In addition to his anti-poverty initiatives and the reports and studies EJI produces, EJI has also founded two new landmarks in historic Montgomery, Alabama, the Legacy Museum and the National Memorial for Peace and Justice, the only memorial to lynching victims in the country.

Courtesy of Just Mercy‘s studio Warner Bros., Shadow And Act traveled down to Montgomery to experience these landmarks in person.

Just a short walk from the Alabama River where stolen African people were transported from the river bank to the auction block (now memorialized with a fountain), you’ll find EJI and the Legacy Museum. There are no pictures, no videos allowed inside. It is a hallowed ground of reverence and remembrance. “You are standing on a site where enslaved people were warehoused,” read the white, spray-painted letters on the brick wall when you first enter the museum. The first exhibit drives this point home.

There is a row of cages replicating the ones enslaved Africans would have been held in back when the museum grounds were a warehouse. When you step up to one of the cages, a hologram comes to life—a child, a mother, a young man, a singing-to-get-by woman—and tells you their story. When they’re done telling their own story, they fade away, like ghosts at peace.

The weight of the ancestors continues on with you throughout the museum, which shows the through-line of slavery and present-day mass-incarceration, covering the whitelash to Reconstruction, and all of the white terrorism against Black people, including lynchings, Jim Crow laws, bombings, chain gangs, “convict leasing,” the so-called War on Drugs, the “superpredator children” propaganda which led to the kinds of mandatory sentencing for kids that Stevenson finally got overturned by the Supreme Court in 2012, and the exploding Black prison population of today.

In between a collection of jars containing dirt from known sites where Black people were lynched and a wall of letters written by people in prison, there’s a row of telephones and chairs in front of plexiglass. When you pick up the phone, a hologram of an incarcerated person—much like the enslaved people in the first exhibit—comes to life and tells you their story. With the phone to your ear, all you can do is listen. Like Stevenson’s grandmother used to always tell him, “You’ve got to get close…”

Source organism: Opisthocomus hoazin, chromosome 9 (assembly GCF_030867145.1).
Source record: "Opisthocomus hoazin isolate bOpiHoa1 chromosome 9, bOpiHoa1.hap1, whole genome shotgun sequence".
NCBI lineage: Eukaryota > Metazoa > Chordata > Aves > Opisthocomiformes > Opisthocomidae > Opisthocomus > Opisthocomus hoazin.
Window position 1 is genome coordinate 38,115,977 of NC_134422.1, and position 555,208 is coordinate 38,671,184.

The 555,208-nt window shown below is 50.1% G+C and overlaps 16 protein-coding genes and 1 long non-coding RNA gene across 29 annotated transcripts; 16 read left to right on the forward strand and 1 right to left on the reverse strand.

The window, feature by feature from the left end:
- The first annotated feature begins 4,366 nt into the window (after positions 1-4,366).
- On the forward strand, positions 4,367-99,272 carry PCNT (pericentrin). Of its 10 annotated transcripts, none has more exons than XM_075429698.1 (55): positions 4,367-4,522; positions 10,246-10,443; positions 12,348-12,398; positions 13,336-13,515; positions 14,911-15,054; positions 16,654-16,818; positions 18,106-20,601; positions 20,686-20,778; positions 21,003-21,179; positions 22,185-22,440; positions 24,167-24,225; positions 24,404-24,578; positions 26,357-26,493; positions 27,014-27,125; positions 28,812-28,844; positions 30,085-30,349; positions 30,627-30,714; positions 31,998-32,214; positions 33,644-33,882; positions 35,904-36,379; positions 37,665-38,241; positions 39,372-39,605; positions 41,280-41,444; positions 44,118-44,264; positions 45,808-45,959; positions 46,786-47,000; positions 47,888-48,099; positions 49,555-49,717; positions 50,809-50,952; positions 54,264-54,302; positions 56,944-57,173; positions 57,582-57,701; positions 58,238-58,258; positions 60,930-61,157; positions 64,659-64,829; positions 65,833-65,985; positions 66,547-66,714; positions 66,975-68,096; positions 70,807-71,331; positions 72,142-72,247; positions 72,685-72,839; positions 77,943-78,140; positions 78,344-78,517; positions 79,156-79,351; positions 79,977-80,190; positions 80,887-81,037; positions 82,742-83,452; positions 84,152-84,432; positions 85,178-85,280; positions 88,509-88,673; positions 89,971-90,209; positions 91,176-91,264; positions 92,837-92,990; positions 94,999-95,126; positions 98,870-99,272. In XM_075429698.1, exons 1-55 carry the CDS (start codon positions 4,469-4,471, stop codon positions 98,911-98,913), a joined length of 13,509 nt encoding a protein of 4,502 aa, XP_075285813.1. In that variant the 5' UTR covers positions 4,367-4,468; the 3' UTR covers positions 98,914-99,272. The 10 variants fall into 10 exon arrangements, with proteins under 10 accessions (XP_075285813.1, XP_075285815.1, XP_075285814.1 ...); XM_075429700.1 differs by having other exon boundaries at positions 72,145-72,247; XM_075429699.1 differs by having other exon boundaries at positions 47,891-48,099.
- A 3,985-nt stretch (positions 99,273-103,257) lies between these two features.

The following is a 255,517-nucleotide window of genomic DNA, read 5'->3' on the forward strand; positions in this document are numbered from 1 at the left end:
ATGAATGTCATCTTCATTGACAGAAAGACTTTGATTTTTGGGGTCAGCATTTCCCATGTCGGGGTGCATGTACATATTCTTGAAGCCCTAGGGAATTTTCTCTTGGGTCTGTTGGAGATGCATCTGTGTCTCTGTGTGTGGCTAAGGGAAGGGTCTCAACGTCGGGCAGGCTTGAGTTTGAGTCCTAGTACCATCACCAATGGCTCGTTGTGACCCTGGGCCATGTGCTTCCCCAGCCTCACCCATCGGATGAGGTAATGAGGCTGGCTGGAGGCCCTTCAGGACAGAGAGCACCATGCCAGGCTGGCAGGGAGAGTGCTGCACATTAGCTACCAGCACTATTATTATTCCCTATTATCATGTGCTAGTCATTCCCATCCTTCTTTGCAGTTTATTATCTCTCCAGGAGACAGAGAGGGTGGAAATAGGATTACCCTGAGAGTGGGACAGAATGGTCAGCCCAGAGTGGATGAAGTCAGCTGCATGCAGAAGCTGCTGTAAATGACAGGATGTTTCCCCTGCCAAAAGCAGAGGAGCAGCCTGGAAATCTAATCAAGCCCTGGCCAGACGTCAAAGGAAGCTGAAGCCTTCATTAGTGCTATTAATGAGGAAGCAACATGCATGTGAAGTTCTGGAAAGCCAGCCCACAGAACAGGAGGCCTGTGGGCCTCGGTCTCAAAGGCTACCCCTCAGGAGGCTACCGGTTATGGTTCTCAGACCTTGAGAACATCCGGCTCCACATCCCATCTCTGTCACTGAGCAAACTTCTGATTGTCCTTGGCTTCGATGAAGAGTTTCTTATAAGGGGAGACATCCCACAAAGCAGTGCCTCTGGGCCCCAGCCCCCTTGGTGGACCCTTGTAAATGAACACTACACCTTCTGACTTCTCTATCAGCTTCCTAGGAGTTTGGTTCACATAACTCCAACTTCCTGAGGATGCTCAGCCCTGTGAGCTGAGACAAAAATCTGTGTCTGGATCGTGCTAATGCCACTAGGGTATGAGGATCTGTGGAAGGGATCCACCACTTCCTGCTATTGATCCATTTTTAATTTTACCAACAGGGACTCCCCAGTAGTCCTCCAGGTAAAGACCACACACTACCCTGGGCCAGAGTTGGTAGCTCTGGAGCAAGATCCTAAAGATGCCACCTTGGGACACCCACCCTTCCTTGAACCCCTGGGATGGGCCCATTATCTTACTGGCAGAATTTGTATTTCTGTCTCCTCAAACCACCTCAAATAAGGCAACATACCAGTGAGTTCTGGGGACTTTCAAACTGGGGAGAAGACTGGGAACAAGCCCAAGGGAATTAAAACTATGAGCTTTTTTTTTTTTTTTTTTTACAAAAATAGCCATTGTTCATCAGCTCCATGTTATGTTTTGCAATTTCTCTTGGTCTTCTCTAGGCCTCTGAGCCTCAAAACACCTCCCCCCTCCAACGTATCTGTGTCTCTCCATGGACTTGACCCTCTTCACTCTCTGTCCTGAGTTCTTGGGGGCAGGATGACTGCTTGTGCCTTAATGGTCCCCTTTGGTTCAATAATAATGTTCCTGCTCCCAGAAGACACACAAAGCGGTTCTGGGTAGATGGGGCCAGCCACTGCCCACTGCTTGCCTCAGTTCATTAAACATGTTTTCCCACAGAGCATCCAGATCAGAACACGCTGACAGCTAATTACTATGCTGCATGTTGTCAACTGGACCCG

The National Memorial for Peace and Justice is just a short drive away from EJI and the Legacy Museum. It sits atop a hill on Caroline Street in downtown Montgomery. The walkway from the entrance beginning at the base of the hill is lined with a wall that holds information to contextualize the white terrorism of Black people in the post-Reconstruction Era. Nearly 4,400 lynchings of Black people in America have been documented by EJI and other researchers, the words on the wall explain. But nothing prepares you for the actual experience of the memorial.

When you reach the (wheelchair-accessible) top of the hill and enter the memorial, the rectangular slabs of steel—which document the county, state, known dates and names of lynching victims—the tombstone-like monuments are connected both to the ceiling by steel pipes, and to the ground. But then, you keep walking. Ever so slightly, the tombstones raise off the ground—an inch or two, a foot. When you turn the first corner inside the memorial, the weight of it is fully realized. As the ground angles downhill, the monuments are suspended in the air, like the stolen victims they represent, until they are hanging far above your head.

There is a balm for the harrowing experience on the ground floor of the memorial, a wall of cleansing water to blend in with the tears. The words before the waterfall read:

“For the hanged and beaten. For the shot, drowned, and burned. For the tortured, tormented, and terrorized. For those abandoned by the rule of law. We will remember. With hope because hopelessness is the enemy of justice. With courage because peace requires bravery. With persistence because justice is a constant struggle. With faith because we shall overcome.” [emphasis added]

If you can last this long, the breaking point comes at the exit to the memorial at the sight of this Toni Morrison quote from Beloved on the wall:

“…And O my people, out yonder, hear me, they do not love your neck unnoosed and straight. So love your neck, put a hand on it, grace it, stroke it and hold it up. And all your inside parts that they’d just as soon slop for hogs you got to love them. More than eyes or feet. More than lungs that have yet to draw free air. Hear me now, love your heart. For this is the prize.”

Art As Activism

On my second time through the Lynching Memorial—dry-eyed, this time, after the healing cry—Stevenson walked with me. While the average person may not understand his complicated Supreme Court victories and their ramifications, they will undoubtedly understand slabs of steel monuments hanging from the ceiling above them, a sculpture of enslaved people and children in chains, a Toni Morrison quote, a haunting hologram. I asked Stevenson when he first understood the power of art as activism in line with his legal work.